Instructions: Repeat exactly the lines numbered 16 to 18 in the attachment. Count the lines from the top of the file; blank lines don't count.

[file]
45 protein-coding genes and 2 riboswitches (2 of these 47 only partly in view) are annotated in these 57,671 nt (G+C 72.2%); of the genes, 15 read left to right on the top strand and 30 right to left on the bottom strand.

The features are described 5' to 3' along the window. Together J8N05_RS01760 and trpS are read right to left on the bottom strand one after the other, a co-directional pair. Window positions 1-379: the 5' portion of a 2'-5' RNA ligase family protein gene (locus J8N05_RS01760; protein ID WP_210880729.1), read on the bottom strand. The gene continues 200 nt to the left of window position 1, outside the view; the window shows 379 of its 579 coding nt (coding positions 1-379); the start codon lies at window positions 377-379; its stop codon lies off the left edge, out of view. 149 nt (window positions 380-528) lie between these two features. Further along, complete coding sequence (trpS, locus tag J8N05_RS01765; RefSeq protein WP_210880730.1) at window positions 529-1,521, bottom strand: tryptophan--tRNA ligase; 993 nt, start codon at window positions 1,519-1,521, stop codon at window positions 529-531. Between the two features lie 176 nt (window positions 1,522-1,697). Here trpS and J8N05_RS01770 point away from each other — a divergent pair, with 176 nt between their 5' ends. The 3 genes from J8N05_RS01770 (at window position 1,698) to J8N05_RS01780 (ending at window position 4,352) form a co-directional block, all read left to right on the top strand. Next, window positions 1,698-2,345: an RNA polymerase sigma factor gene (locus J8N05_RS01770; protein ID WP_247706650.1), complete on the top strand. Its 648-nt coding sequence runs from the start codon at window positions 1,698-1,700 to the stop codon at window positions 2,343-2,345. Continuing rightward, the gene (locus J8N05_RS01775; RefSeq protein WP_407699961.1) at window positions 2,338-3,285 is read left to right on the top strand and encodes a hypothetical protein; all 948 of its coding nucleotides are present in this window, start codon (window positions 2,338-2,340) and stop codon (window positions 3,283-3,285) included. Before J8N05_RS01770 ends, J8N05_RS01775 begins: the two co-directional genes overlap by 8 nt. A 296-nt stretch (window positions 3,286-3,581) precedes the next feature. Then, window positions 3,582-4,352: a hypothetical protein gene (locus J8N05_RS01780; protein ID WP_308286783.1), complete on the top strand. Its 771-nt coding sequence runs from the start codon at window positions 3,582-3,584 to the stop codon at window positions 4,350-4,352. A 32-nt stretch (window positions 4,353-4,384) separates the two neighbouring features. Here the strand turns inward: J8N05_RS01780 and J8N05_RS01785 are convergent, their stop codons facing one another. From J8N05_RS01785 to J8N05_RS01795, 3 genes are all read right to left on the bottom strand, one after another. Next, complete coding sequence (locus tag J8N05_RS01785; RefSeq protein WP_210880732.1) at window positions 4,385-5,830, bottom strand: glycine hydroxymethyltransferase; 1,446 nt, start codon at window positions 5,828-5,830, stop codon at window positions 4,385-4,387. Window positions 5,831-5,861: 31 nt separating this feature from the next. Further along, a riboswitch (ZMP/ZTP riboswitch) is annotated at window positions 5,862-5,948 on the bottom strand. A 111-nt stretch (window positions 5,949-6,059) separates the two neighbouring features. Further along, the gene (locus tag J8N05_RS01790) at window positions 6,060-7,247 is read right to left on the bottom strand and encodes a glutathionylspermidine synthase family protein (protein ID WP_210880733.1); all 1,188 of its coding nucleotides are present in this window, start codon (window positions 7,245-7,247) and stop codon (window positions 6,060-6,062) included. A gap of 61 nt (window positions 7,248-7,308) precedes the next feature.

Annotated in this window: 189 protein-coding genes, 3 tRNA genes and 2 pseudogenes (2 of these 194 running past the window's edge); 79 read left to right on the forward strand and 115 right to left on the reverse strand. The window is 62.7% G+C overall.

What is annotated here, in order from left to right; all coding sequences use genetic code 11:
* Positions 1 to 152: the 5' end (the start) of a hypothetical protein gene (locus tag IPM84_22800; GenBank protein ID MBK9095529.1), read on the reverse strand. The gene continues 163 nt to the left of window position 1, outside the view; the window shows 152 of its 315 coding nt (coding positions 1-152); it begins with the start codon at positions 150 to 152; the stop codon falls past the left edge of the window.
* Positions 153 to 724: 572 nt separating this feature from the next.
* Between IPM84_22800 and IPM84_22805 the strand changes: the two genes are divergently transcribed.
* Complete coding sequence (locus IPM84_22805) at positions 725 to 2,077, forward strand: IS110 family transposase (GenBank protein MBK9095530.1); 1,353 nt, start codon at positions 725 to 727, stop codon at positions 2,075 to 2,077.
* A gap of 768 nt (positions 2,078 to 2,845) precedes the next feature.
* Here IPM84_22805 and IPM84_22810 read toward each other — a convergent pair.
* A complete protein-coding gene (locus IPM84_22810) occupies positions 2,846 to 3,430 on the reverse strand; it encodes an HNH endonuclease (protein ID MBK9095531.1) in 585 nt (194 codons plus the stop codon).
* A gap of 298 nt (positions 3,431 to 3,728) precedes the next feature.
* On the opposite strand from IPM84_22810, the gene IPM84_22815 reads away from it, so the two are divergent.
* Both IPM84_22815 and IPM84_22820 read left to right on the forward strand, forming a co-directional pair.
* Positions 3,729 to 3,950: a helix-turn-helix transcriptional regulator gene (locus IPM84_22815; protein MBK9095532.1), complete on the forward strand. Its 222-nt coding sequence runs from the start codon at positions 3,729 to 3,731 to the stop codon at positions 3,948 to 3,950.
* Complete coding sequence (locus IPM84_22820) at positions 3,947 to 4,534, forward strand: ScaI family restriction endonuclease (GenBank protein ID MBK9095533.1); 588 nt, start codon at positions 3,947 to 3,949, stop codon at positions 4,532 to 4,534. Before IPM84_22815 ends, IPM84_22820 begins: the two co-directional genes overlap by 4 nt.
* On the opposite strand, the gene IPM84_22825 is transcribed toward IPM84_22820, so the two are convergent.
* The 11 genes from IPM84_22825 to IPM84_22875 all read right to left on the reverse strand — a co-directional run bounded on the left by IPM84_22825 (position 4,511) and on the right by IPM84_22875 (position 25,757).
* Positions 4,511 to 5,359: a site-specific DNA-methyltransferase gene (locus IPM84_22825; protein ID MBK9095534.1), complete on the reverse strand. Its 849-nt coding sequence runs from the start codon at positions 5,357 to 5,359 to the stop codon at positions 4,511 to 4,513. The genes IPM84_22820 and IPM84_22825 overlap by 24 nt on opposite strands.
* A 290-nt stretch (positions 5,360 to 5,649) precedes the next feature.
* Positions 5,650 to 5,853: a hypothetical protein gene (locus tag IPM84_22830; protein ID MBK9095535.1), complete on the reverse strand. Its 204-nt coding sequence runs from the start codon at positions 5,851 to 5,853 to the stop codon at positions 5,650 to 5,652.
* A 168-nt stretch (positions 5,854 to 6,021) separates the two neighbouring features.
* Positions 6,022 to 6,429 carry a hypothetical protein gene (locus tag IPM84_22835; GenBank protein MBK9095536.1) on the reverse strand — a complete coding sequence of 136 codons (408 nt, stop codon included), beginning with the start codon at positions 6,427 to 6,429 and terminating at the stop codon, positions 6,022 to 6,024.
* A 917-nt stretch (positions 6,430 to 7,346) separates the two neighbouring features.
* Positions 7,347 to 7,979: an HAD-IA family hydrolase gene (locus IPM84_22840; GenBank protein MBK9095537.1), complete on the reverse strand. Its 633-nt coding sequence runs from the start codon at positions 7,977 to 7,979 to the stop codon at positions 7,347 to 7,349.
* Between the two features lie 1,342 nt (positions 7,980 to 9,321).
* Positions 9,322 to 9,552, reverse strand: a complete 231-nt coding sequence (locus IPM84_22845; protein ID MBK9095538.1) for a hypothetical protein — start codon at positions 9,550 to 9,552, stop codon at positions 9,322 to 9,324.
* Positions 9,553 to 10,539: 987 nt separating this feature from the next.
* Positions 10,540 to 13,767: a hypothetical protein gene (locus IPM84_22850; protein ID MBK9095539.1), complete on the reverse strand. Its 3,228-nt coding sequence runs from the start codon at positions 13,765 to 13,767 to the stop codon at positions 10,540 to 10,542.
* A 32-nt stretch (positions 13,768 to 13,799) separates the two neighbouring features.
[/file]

* Complete coding sequence (locus IPM84_22820) at positions 3,947 to 4,534, forward strand: ScaI family restriction endonuclease (GenBank protein ID MBK9095533.1); 588 nt, start codon at positions 3,947 to 3,949, stop codon at positions 4,532 to 4,534. Before IPM84_22815 ends, IPM84_22820 begins: the two co-directional genes overlap by 4 nt.
* On the opposite strand, the gene IPM84_22825 is transcribed toward IPM84_22820, so the two are convergent.
* The 11 genes from IPM84_22825 to IPM84_22875 all read right to left on the reverse strand — a co-directional run bounded on the left by IPM84_22825 (position 4,511) and on the right by IPM84_22875 (position 25,757).